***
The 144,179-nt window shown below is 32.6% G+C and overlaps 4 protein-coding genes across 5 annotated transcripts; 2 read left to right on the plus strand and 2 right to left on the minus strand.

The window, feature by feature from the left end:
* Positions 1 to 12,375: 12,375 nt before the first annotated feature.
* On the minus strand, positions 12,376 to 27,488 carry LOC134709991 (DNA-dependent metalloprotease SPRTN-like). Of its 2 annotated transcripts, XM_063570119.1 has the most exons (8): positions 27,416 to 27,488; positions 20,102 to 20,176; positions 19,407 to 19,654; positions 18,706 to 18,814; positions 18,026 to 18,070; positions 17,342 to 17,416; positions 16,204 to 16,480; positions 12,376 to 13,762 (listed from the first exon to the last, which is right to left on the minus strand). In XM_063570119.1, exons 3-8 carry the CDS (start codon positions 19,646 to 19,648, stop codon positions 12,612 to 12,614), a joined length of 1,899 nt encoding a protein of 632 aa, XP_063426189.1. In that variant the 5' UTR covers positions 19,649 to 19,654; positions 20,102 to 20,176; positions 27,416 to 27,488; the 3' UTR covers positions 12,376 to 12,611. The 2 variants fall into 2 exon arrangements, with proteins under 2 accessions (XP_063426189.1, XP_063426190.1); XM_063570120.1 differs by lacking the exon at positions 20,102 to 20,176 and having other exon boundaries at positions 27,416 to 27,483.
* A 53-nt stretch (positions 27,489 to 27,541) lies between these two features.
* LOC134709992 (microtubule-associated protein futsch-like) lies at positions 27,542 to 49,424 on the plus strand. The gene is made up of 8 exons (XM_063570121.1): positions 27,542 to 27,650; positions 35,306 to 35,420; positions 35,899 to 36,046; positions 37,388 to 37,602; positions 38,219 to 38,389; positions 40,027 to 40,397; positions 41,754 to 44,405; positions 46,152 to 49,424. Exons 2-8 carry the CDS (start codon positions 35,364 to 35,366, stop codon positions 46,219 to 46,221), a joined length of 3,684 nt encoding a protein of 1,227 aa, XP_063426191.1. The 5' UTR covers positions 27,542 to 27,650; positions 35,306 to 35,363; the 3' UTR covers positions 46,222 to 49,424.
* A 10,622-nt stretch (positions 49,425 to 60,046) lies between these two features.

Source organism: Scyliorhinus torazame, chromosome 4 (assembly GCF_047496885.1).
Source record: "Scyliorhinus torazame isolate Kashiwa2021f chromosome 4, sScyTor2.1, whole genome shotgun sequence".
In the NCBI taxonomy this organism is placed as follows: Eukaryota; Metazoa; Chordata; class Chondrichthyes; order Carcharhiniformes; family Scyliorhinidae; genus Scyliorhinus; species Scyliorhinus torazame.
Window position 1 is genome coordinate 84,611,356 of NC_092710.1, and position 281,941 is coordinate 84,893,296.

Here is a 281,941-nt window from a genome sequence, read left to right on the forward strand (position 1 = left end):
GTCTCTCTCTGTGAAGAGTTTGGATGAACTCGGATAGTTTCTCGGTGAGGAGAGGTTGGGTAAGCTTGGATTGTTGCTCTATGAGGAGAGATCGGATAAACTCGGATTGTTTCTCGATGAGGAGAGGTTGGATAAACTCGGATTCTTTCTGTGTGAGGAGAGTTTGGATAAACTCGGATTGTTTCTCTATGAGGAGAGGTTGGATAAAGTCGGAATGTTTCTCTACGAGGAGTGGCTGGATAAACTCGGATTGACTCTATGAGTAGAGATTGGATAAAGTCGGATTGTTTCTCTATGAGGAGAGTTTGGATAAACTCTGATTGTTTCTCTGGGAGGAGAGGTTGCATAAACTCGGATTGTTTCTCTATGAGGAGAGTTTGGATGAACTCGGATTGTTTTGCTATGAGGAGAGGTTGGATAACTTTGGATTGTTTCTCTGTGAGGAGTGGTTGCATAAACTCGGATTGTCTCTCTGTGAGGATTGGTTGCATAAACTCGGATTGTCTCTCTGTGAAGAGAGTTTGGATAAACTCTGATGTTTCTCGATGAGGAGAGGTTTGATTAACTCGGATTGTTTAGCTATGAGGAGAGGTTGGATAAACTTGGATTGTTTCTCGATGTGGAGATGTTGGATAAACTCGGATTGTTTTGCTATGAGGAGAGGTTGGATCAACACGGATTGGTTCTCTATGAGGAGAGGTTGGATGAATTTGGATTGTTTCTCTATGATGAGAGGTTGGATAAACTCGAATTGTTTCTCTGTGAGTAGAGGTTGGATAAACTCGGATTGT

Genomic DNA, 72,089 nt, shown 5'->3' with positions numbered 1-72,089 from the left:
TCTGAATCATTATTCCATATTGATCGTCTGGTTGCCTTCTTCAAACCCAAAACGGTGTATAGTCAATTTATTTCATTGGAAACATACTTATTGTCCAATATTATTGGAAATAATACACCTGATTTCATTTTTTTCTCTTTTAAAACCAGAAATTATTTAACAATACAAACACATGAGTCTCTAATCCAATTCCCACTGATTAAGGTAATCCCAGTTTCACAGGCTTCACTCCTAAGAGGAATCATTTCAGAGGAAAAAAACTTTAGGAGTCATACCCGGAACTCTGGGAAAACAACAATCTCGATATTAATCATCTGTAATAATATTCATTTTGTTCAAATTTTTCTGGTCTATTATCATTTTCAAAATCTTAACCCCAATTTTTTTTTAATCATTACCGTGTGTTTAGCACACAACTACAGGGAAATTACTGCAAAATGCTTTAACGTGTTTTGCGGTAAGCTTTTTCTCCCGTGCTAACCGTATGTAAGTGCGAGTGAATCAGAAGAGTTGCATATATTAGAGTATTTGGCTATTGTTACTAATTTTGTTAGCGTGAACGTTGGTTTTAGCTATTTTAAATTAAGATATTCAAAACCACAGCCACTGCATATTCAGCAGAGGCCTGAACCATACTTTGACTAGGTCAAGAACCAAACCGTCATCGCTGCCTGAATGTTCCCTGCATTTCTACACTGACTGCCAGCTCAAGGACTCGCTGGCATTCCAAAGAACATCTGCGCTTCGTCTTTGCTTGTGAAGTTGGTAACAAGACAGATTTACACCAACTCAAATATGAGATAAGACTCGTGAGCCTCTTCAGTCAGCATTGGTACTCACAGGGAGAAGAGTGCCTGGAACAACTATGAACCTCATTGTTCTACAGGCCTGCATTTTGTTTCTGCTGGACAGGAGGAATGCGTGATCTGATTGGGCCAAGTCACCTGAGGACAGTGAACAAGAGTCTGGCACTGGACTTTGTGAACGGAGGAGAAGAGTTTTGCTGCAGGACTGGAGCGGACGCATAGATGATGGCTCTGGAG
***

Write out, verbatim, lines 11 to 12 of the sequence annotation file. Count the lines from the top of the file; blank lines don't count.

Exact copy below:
Window position 1 is genome coordinate 84,611,356 of NC_092710.1, and position 281,941 is coordinate 84,893,296.

Here is a 281,941-nt window from a genome sequence, read left to right on the forward strand (position 1 = left end):